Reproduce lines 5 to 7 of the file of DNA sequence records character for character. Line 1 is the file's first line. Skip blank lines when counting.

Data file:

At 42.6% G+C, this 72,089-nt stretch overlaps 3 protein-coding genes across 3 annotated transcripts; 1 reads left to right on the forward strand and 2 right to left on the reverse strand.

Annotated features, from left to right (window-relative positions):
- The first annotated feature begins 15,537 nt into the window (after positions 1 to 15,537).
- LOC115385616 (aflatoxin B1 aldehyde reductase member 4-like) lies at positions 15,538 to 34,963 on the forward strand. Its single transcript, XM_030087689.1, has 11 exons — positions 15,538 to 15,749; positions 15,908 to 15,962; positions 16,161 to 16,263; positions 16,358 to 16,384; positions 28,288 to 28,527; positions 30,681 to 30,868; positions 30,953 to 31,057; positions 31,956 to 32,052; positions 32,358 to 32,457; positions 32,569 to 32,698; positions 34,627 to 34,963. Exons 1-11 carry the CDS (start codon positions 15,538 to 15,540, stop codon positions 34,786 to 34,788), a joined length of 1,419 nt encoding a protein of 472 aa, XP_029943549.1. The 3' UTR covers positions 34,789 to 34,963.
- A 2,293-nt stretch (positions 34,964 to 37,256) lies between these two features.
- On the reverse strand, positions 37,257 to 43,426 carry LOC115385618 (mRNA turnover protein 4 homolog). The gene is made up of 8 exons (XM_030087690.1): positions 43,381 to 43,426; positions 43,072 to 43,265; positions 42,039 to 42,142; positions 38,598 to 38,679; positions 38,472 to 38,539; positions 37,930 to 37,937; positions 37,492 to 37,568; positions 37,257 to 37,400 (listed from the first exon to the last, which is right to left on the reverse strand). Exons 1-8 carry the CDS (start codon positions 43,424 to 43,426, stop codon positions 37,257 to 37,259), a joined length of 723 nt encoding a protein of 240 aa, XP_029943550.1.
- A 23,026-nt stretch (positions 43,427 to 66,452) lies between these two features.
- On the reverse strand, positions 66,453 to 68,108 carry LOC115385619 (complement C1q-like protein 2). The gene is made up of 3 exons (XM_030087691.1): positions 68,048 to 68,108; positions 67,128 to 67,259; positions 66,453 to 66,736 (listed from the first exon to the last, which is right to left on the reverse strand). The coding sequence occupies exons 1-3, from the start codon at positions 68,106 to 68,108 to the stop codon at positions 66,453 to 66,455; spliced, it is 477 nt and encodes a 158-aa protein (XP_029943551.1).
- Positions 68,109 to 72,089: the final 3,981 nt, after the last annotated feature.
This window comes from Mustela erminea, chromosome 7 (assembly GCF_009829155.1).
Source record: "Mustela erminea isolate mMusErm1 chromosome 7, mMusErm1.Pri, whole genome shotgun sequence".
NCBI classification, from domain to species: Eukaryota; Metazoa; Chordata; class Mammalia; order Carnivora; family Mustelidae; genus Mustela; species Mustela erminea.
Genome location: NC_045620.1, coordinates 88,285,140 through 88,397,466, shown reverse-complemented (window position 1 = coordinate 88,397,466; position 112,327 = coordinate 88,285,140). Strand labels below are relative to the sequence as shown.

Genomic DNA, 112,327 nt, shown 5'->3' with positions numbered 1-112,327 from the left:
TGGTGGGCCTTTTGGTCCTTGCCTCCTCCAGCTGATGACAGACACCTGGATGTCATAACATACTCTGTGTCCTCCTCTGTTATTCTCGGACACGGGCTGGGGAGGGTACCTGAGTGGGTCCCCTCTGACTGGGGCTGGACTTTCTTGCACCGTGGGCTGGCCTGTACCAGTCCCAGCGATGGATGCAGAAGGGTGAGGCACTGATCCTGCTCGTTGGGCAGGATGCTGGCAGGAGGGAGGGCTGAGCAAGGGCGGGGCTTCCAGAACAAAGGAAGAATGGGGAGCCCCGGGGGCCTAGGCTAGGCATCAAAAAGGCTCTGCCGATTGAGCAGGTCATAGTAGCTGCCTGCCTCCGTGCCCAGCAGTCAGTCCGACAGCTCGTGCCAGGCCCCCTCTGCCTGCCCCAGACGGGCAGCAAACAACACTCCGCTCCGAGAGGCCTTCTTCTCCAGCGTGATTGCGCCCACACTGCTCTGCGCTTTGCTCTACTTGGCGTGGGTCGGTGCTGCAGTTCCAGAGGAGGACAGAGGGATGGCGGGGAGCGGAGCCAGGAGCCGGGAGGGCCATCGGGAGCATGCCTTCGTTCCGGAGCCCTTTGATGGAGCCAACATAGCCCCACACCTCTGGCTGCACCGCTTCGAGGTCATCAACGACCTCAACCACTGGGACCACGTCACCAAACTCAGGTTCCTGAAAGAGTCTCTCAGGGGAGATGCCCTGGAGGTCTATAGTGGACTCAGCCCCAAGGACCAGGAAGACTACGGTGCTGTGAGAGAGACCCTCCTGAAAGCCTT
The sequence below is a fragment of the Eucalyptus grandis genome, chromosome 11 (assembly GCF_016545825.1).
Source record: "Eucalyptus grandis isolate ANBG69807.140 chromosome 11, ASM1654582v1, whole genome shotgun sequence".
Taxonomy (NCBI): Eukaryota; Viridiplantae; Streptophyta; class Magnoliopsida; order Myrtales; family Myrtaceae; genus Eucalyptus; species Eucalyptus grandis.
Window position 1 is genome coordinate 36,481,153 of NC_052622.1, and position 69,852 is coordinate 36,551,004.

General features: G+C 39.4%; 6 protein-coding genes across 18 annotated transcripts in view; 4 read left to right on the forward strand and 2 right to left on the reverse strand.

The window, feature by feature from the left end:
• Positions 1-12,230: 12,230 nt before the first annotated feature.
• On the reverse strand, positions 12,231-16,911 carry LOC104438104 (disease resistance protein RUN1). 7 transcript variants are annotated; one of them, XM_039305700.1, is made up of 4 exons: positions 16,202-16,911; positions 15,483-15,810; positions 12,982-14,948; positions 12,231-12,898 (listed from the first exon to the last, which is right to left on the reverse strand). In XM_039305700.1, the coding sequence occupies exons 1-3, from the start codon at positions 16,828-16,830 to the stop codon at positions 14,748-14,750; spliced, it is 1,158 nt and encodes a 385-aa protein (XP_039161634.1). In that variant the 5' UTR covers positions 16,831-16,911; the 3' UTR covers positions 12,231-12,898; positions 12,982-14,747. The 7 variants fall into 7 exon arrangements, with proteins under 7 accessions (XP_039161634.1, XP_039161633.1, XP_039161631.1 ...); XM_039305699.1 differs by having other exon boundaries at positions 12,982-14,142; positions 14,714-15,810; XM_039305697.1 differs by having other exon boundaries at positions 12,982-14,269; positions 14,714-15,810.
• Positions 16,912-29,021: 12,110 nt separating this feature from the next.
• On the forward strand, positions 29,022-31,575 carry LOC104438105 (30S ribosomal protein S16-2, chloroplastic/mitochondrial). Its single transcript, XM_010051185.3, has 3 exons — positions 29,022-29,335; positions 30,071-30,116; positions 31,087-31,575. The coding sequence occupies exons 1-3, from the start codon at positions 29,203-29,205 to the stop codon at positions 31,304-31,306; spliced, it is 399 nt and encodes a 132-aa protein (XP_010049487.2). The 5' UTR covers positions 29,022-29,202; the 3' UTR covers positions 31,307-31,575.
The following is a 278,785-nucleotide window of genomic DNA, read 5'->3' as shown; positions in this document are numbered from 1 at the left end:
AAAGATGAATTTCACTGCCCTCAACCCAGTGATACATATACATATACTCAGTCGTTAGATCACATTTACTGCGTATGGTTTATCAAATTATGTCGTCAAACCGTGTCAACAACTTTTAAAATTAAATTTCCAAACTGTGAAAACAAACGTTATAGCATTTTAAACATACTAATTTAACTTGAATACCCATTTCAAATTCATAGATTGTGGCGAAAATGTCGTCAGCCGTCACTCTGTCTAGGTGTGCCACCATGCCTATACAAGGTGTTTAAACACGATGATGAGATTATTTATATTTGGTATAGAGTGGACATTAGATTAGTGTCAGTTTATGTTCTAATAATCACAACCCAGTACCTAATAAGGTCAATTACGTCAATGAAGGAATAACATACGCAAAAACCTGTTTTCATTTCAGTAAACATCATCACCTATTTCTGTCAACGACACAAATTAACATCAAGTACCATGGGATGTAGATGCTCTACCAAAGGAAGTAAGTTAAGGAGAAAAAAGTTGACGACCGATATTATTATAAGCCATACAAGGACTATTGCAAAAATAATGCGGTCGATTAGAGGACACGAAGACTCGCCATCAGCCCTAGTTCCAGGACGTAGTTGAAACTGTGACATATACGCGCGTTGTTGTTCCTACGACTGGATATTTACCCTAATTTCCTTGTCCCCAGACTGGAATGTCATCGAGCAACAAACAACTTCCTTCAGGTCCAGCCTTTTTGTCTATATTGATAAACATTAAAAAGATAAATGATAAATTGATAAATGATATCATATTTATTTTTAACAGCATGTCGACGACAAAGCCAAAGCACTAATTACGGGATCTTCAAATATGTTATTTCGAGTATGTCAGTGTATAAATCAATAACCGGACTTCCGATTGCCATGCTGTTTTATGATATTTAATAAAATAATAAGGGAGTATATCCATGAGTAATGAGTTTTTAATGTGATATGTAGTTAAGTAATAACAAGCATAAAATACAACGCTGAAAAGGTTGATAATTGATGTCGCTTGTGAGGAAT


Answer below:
- A 2,293-nt stretch (positions 34,964 to 37,256) lies between these two features.
- On the reverse strand, positions 37,257 to 43,426 carry LOC115385618 (mRNA turnover protein 4 homolog). The gene is made up of 8 exons (XM_030087690.1): positions 43,381 to 43,426; positions 43,072 to 43,265; positions 42,039 to 42,142; positions 38,598 to 38,679; positions 38,472 to 38,539; positions 37,930 to 37,937; positions 37,492 to 37,568; positions 37,257 to 37,400 (listed from the first exon to the last, which is right to left on the reverse strand). Exons 1-8 carry the CDS (start codon positions 43,424 to 43,426, stop codon positions 37,257 to 37,259), a joined length of 723 nt encoding a protein of 240 aa, XP_029943550.1.
- A 23,026-nt stretch (positions 43,427 to 66,452) lies between these two features.